The Meaning and Times of Seasons

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We are now on the cusp of another academic year. Since we were small children, for most of us, September has been a time of new beginning - a new start with new teachers and new things to learn and sometimes a whole host of new people and new friends to make.

This change of gear in September has two origins.  It follows the pattern of the natural world, (in the northern hemisphere), as all the harvests, both literal and metaphorical, of summer come to an end and the cycle or work starts again.

It also has its origin in the Bible.  The Jewish Year starts around this time - 26th September this year - and is celebrated with the feast of Rosh Hashanah, followed ten days later by Yom Kippur, The Day of Atonement. In my Christian tradition the New Year begins on 1st September, (as does the Methodist year).

I find it significant that the academic year is linked with the rhythm of the natural world, and indeed with faith practice. Ideally, study should be something that ever expands our appreciation of the amazing world in which we live. Whatever kind of science we study, or whatever aspect of humanity, that study can enlarge us as human beings, make us deeper as persons. Many people lament a change in education which reduces it to a kind of financial transaction: “I pay the institution a load of money, and after the right amount of work it will give me a qualification, a passport to a high earning job.” Surely something has got lost here! A sense of wonder about the world around us is something we lose at our peril.

If our education should make us deeper as persons, so should the passage of times and seasons. One of the seasons of our life is old age and death. This is currently being forcefully brought to our attention through the death of Queen Elizabeth II.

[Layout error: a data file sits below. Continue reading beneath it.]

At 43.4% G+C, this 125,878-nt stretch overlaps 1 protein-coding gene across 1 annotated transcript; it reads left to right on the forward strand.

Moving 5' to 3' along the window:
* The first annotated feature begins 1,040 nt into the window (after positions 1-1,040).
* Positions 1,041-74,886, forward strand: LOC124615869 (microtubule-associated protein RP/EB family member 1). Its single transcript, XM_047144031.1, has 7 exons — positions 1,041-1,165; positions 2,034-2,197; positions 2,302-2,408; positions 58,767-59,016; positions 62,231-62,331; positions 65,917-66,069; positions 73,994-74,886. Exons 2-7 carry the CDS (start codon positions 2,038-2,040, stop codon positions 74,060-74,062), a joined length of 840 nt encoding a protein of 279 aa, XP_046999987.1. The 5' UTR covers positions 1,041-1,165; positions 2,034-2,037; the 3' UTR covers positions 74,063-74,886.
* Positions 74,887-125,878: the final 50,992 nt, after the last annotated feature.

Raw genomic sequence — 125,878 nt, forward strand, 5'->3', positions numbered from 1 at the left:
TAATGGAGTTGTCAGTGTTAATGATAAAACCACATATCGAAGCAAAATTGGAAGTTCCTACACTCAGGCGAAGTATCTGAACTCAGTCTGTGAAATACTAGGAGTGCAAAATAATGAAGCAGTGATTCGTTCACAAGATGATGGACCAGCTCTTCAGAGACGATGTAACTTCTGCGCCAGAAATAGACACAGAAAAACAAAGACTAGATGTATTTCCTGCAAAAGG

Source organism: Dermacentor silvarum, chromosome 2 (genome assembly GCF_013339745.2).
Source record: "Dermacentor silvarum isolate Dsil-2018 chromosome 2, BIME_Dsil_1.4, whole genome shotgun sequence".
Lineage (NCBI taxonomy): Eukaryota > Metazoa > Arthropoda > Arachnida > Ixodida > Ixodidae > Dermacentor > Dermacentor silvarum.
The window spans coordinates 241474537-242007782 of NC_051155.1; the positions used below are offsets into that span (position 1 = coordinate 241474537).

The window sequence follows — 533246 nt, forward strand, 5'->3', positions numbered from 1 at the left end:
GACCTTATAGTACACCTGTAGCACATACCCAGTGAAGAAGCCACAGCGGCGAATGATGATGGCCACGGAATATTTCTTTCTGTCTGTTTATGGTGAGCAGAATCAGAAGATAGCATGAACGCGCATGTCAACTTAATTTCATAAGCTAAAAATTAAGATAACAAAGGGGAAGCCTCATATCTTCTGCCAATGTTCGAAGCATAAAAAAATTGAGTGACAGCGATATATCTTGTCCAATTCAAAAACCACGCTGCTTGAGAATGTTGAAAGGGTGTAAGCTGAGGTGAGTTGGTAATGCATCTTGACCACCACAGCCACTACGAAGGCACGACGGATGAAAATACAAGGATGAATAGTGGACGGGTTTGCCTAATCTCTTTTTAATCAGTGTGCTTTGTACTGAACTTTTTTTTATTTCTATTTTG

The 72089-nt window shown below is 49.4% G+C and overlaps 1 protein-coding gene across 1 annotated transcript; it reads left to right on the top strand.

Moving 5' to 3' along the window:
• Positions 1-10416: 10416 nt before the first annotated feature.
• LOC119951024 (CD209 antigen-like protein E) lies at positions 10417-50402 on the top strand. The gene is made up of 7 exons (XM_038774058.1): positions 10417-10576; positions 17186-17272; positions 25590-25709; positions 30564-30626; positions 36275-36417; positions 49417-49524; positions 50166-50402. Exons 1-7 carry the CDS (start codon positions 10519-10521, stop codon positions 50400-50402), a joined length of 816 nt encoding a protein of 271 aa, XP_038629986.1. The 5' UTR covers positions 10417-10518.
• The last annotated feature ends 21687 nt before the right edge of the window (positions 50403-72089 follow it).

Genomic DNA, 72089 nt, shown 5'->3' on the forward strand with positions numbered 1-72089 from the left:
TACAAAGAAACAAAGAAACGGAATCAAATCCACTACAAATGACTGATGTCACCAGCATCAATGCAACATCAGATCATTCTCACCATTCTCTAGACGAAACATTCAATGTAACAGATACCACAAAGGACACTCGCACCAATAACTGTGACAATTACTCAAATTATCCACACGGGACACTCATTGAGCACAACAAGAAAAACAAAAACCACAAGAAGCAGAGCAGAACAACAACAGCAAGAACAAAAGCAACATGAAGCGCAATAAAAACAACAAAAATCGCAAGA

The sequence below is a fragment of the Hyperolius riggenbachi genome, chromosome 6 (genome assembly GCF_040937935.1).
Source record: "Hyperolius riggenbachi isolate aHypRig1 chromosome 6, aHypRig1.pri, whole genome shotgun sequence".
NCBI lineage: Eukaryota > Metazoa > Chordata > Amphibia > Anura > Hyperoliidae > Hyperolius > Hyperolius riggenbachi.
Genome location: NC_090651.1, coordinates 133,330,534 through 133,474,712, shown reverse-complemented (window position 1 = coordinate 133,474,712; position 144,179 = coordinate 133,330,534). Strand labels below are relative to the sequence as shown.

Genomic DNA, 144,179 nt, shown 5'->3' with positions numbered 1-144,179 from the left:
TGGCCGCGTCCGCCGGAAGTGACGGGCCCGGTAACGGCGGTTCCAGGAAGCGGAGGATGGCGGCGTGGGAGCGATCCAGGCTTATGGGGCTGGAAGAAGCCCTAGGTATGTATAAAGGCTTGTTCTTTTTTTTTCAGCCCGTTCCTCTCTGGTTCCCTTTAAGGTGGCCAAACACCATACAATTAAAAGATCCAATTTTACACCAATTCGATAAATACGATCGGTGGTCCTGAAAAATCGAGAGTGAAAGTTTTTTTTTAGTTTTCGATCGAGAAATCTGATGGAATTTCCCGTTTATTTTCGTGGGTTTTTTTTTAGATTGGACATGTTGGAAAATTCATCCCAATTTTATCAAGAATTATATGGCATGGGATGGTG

Her death is a time when we reflect on her life, who she was, what she did, what she stood for.  Probably the thing that I am hearing most often is her faithfulness to her calling; the way she accepted the vocation that destiny had given her.  She fulfilled it conscientiously and fully, with a deep sense that she was doing it before God.

Although her vocation was unique, in fact each of us also have a unique vocation. No-one else can live our particular life for us.  No-one else can repeat what each of us have been called to do - at any point in our life, whether it our student days, or our later years.  God has a vocation for each of us.  We discover the nature of it as our lives unfold.  Our journey into the times and seasons of our lives, is always a journey of deeper and deeper discovery, of the wonders of the world around us and ourselves.

So, as we think about how faithfully the Queen fulfilled her personal vocation, let’s not forget that each of us also has a vocation to fulfil before God.  A spiritual elder to whom I was close, Bishop Kallistos Ware, also died recently.  One of the things he used to say was: “’When I die, God will not ask me ‘Why were you not John? Why were you not Nick?’  What he will ask me is: ‘” Why were you not Kallistos?’”

Mother Sarah

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